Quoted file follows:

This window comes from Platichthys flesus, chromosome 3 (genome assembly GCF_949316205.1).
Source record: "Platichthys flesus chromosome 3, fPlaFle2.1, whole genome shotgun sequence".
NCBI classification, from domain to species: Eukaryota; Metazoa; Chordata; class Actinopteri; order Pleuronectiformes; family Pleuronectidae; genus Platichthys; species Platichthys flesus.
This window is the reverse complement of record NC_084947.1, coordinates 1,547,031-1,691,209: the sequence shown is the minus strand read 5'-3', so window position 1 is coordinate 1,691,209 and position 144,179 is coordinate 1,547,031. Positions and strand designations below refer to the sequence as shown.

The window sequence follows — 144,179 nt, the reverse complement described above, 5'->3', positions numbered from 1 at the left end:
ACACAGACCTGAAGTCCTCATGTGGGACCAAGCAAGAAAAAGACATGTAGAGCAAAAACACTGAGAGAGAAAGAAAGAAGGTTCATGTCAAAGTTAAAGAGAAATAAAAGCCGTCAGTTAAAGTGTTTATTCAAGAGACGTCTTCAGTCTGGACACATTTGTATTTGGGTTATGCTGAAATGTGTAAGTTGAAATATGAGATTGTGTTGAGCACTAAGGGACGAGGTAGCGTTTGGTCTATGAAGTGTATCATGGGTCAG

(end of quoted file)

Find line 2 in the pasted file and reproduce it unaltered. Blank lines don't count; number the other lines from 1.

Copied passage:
Source record: "Platichthys flesus chromosome 3, fPlaFle2.1, whole genome shotgun sequence".